University College, Dublin, received 599,214 euro for a project entitled “Enhancing Blue Carbon and Ecological Services through Nature-Based Solutions: Integrated Restoration in Irish Coastal Waters”.

Ryan Hanley Consulting Engineers received 98,680 euro for a comparative assessment of source protection to improve water quality and drinking water treatment.

The complete list of awards for the 2023 EPA research call is here

The EPA Research Call 2024 will open for applications in April 2024, and details will be made available on the EPA website.

Published in Marine Science
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Coastal communities can apply for climate action grants from a €27 million “funding pot” announced by Minister for Environment and Climate Eamon Ryan.

Speaking in Co Cavan, Ryan said it was one of the largest of its kind, earmarked for local organisations working to build low-carbon communities.

It comprises a national Climate Action Fund allocation of €24 million and an allocation of €3 million, which is being provided by the Government’s Shared Island Fund to support cross-border and all-island community climate action initiatives.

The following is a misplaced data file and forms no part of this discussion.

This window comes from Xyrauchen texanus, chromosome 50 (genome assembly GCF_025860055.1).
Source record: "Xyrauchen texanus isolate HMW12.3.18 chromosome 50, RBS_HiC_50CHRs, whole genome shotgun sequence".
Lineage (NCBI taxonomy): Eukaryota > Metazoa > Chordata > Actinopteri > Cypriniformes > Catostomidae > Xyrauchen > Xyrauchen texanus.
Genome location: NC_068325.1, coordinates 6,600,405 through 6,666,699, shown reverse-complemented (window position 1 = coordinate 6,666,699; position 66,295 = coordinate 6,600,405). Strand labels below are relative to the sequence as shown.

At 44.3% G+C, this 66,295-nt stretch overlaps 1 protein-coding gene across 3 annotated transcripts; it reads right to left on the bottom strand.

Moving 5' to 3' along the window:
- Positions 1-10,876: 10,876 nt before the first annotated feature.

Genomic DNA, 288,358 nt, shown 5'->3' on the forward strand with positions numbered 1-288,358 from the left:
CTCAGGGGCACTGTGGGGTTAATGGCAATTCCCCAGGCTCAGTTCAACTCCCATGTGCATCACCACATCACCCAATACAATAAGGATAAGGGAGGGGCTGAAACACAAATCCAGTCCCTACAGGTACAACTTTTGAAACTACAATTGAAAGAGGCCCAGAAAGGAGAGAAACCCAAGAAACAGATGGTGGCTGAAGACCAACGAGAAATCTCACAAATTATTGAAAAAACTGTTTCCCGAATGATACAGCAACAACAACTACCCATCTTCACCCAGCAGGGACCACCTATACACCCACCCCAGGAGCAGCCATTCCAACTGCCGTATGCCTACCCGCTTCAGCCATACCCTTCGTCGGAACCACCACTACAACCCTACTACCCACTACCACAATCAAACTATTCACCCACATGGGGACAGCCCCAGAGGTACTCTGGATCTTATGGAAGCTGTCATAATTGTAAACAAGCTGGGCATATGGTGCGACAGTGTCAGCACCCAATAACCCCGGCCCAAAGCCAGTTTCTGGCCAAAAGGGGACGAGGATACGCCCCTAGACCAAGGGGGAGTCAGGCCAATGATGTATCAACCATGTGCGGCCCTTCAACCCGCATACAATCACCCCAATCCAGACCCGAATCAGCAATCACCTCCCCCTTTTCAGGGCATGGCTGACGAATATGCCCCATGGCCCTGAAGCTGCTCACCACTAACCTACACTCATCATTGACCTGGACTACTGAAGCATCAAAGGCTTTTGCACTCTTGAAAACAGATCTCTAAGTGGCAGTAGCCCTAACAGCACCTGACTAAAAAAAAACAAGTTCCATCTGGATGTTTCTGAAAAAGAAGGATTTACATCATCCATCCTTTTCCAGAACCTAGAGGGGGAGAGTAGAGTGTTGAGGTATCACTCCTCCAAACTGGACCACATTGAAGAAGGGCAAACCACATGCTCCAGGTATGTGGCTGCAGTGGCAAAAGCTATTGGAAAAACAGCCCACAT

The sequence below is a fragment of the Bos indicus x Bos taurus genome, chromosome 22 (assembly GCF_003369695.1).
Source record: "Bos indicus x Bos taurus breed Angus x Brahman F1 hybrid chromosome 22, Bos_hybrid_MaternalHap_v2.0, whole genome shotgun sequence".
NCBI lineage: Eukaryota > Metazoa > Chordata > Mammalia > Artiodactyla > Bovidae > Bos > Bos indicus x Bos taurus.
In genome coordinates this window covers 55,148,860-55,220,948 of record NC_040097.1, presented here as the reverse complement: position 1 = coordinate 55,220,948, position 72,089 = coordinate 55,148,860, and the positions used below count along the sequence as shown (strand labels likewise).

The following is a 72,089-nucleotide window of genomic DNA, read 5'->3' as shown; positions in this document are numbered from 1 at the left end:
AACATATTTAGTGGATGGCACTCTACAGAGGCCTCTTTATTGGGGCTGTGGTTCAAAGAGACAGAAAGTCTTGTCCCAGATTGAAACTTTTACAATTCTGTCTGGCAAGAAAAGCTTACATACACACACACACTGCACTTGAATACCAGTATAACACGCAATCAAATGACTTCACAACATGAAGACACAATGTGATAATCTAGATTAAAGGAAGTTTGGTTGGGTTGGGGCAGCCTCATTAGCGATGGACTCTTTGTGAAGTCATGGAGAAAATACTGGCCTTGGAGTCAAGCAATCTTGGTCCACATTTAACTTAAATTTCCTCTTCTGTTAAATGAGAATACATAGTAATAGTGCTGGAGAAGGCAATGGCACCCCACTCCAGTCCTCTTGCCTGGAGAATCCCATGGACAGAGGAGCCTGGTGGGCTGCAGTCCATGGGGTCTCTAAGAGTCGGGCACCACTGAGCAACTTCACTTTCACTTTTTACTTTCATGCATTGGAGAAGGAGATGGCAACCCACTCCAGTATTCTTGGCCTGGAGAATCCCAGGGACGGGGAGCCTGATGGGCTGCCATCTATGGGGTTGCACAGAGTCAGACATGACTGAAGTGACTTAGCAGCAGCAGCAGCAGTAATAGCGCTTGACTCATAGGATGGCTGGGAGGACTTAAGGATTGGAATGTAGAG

The programme, which local authorities will administer, can provide amounts of up to €100,000 to larger local projects over an 18-month period.

However, there is no one-size-fits-all for local projects so the fund will be flexible enough to provide lesser amounts as needed to smaller and medium-sized local action programmes, Ryan said.

“With climate action, place is everything. What works and what’s needed for a coastal community will be different to what works and what’s needed for a midlands community, for example," he said.

Projects selected for funding under the programmes will have to contribute to national climate and energy targets across the following five themes:

  • community energy;
  • travel;
  • food and waste;
  • shopping and recycling; and
  • local climate and environmental action.

All local authorities now have a dedicated community climate action officer (CCAO) who will assist interested groups with their applications and provide guidance on the programme, helping to match local action with suitable funding, Ryan said.